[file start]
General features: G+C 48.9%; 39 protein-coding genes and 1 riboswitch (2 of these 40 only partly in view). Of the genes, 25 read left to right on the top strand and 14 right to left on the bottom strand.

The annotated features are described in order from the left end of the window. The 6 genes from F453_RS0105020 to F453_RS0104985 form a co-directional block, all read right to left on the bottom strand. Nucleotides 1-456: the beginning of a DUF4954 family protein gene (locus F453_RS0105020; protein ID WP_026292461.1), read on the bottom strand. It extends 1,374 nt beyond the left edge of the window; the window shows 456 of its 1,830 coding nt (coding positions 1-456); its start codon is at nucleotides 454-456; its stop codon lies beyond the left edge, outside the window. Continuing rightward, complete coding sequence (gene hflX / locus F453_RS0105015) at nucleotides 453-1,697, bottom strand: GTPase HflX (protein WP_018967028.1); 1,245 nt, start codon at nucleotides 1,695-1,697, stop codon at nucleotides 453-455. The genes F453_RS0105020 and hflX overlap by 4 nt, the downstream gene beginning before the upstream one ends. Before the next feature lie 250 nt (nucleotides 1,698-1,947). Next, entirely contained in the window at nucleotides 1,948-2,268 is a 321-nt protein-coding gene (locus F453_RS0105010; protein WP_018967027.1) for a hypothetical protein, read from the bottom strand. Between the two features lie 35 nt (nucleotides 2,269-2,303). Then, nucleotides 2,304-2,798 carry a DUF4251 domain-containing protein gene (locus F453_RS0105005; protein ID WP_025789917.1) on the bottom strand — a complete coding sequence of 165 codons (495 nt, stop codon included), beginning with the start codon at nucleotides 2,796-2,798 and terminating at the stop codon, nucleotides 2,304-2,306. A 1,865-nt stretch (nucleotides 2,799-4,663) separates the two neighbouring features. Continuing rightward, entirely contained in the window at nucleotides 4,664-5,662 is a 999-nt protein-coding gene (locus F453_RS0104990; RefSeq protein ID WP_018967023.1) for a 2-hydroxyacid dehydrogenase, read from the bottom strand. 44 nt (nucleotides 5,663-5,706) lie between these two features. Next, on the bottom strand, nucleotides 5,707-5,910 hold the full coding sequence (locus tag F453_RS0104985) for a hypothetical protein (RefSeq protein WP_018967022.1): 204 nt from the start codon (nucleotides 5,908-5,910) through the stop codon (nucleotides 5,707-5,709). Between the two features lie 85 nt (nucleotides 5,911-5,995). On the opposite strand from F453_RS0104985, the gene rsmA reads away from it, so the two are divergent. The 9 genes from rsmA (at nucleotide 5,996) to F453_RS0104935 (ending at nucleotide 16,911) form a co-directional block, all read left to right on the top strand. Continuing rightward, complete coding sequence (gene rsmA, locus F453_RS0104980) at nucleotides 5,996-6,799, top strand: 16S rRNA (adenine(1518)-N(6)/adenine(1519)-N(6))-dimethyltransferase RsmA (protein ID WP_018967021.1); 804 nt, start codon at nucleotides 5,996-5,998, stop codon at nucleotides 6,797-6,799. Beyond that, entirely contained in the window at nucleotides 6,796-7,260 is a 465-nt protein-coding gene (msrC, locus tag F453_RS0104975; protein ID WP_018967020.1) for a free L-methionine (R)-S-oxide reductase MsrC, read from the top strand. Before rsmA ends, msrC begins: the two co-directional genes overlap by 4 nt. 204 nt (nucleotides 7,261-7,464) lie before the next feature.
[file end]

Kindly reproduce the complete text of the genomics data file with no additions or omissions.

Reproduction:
General features: G+C 48.9%; 39 protein-coding genes and 1 riboswitch (2 of these 40 only partly in view). Of the genes, 25 read left to right on the top strand and 14 right to left on the bottom strand.

The annotated features are described in order from the left end of the window. The 6 genes from F453_RS0105020 to F453_RS0104985 form a co-directional block, all read right to left on the bottom strand. Nucleotides 1-456: the beginning of a DUF4954 family protein gene (locus F453_RS0105020; protein ID WP_026292461.1), read on the bottom strand. It extends 1,374 nt beyond the left edge of the window; the window shows 456 of its 1,830 coding nt (coding positions 1-456); its start codon is at nucleotides 454-456; its stop codon lies beyond the left edge, outside the window. Continuing rightward, complete coding sequence (gene hflX / locus F453_RS0105015) at nucleotides 453-1,697, bottom strand: GTPase HflX (protein WP_018967028.1); 1,245 nt, start codon at nucleotides 1,695-1,697, stop codon at nucleotides 453-455. The genes F453_RS0105020 and hflX overlap by 4 nt, the downstream gene beginning before the upstream one ends. Before the next feature lie 250 nt (nucleotides 1,698-1,947). Next, entirely contained in the window at nucleotides 1,948-2,268 is a 321-nt protein-coding gene (locus F453_RS0105010; protein WP_018967027.1) for a hypothetical protein, read from the bottom strand. Between the two features lie 35 nt (nucleotides 2,269-2,303). Then, nucleotides 2,304-2,798 carry a DUF4251 domain-containing protein gene (locus F453_RS0105005; protein ID WP_025789917.1) on the bottom strand — a complete coding sequence of 165 codons (495 nt, stop codon included), beginning with the start codon at nucleotides 2,796-2,798 and terminating at the stop codon, nucleotides 2,304-2,306. A 1,865-nt stretch (nucleotides 2,799-4,663) separates the two neighbouring features. Continuing rightward, entirely contained in the window at nucleotides 4,664-5,662 is a 999-nt protein-coding gene (locus F453_RS0104990; RefSeq protein ID WP_018967023.1) for a 2-hydroxyacid dehydrogenase, read from the bottom strand. 44 nt (nucleotides 5,663-5,706) lie between these two features. Next, on the bottom strand, nucleotides 5,707-5,910 hold the full coding sequence (locus tag F453_RS0104985) for a hypothetical protein (RefSeq protein WP_018967022.1): 204 nt from the start codon (nucleotides 5,908-5,910) through the stop codon (nucleotides 5,707-5,709). Between the two features lie 85 nt (nucleotides 5,911-5,995). On the opposite strand from F453_RS0104985, the gene rsmA reads away from it, so the two are divergent. The 9 genes from rsmA (at nucleotide 5,996) to F453_RS0104935 (ending at nucleotide 16,911) form a co-directional block, all read left to right on the top strand. Continuing rightward, complete coding sequence (gene rsmA, locus F453_RS0104980) at nucleotides 5,996-6,799, top strand: 16S rRNA (adenine(1518)-N(6)/adenine(1519)-N(6))-dimethyltransferase RsmA (protein ID WP_018967021.1); 804 nt, start codon at nucleotides 5,996-5,998, stop codon at nucleotides 6,797-6,799. Beyond that, entirely contained in the window at nucleotides 6,796-7,260 is a 465-nt protein-coding gene (msrC, locus tag F453_RS0104975; protein ID WP_018967020.1) for a free L-methionine (R)-S-oxide reductase MsrC, read from the top strand. Before rsmA ends, msrC begins: the two co-directional genes overlap by 4 nt. 204 nt (nucleotides 7,261-7,464) lie before the next feature.